YOUNG PI (5) and Ravi listen to Mother quietly singing a gentle tune as she kneels before their home, using rice powder to draw a Kolam pattern - a geometric design meant to bring the home prosperity. PI (V.O.) I met Krishna first... MOTHER (V.O., IN TAMIL) Yashoda once accused baby Krishna of eating dirt: “Tut, tut, you naughty boy - you shouldn't do that...” 29
INT. PI'S BEDROOM, 1966 - NIGHT
It is raining outside. Pan from the window; Mother lies in bed with Pi as they continue sharing this story for the thousandth time. Mother's voice plays over (Note: they speak in Tamil throughout the following dialogue): PI ...But he didn't! MOTHER That's what he told her. ”I didn't eat dirt!” “No? Well, then open your mouth.” So Krishna opened his mouth. Pi opens his mouth in imitation. MOTHER (TAMIL) (CONT’D) And what do you think Yashoda saw? What?
MOTHER (TAMIL) She saw in Krishna's mouth the whole entire universe.
PI AND RAVI'S BEDROOM, 1966 - NIGHT
Pi has made a tent of his blanket, a flashlight glowing beneath the covers. In his tent, Pi flips through the pages of a Hindu comic book, enthralled by the story of Krishna... The panels of the comic book show Krishna's mouth falling open, revealing stars and planets, the universe unfolding in wondrous detail. 34
PONDI TEMPLE COURTYARD, 1966 - NIGHT
A tank ceremony is about to begin. The tank is a square reservoir the size of a soccer field; Pi's family sits among the crowd on the steps that lead down to the water. ADULT PI (V.O.) The gods were my superheroes growing up. Hanuman, the monkey god, lifting an entire mountain to save his friend Lakshmana. Ganesh, the elephantheaded, risking his life to defend the honor of his mother Parvati. Vishnu, the Supreme Soul, the source of all things. Vishnu sleeps, floating on the shoreless cosmic ocean and we are the stuff of his dreaming. FATHER (With quiet sincerity.) Spectacle. Don't let the stories and pretty lights fool you, boys. Religion is darkness. ADULT PI (V.O.) My dear 'Appa' believed himself part of the 'new India.' As a child, he'd had polio; he used to lie in bed, wracked with pain, wondering where God was. In the end, God didn't save him; Western medicine did. Below, Mother watches the ceremony, lost in contemplation.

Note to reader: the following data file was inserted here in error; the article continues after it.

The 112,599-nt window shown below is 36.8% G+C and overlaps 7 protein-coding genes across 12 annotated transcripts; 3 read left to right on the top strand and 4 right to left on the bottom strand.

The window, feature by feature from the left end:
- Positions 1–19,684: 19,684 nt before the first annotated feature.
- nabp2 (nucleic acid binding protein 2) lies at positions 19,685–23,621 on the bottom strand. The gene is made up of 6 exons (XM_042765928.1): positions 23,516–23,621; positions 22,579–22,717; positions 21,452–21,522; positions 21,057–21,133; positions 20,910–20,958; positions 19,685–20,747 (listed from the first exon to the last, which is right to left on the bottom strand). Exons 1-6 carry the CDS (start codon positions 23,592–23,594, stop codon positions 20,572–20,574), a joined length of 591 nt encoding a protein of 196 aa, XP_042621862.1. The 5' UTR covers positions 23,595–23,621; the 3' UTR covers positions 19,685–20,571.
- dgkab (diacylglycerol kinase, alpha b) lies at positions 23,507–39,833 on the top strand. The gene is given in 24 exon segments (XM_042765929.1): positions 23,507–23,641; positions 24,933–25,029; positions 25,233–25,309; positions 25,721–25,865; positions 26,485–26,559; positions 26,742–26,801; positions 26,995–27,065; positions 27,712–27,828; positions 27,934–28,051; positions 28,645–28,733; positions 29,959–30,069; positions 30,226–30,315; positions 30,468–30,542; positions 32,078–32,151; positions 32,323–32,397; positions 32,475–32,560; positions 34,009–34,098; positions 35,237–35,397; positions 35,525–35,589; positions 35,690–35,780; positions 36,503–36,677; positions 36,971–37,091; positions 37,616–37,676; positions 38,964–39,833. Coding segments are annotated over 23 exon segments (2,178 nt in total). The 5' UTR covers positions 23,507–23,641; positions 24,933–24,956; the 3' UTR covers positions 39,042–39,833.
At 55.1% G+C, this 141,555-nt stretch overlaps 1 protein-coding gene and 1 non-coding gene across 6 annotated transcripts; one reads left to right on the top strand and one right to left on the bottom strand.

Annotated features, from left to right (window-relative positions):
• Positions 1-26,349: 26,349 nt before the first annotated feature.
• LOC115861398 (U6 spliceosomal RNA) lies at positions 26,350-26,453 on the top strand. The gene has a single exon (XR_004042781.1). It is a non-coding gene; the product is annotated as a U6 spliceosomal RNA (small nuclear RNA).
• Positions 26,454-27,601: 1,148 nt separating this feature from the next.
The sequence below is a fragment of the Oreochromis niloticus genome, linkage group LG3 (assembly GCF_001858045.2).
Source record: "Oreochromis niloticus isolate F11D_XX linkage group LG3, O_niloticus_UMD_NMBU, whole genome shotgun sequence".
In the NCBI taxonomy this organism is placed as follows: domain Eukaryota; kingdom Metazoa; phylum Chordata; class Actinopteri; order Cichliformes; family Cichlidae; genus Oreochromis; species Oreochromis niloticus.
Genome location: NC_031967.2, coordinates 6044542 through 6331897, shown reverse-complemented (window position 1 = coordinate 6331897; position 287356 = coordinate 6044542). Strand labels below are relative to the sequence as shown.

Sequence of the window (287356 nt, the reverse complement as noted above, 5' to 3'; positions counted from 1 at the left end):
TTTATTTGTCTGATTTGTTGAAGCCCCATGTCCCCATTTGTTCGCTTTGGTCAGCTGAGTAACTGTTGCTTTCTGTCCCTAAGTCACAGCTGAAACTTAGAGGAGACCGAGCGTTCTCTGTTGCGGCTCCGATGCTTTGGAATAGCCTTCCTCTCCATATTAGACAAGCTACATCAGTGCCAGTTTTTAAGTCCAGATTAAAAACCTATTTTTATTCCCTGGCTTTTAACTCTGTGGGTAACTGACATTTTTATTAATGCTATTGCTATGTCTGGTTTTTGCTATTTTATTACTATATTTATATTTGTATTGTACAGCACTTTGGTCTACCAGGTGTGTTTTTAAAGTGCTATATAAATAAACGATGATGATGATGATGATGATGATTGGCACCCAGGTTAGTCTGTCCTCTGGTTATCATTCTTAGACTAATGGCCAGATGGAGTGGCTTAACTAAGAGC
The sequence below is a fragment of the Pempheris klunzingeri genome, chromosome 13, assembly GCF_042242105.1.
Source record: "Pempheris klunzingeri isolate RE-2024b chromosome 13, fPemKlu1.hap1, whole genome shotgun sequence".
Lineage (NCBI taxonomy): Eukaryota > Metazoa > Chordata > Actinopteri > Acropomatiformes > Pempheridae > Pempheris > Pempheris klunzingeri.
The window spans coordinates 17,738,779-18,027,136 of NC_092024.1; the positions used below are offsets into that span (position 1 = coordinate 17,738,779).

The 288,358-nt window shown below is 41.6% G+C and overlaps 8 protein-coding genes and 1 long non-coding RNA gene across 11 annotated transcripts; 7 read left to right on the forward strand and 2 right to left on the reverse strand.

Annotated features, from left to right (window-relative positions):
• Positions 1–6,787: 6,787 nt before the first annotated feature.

14. ADULT PI (V.O.) My 'Amma' went to college and thought her family was part of the 'new India' as well - until her parents cut her off because they thought she was marrying beneath her. Her religion was the only link she had to her past. 36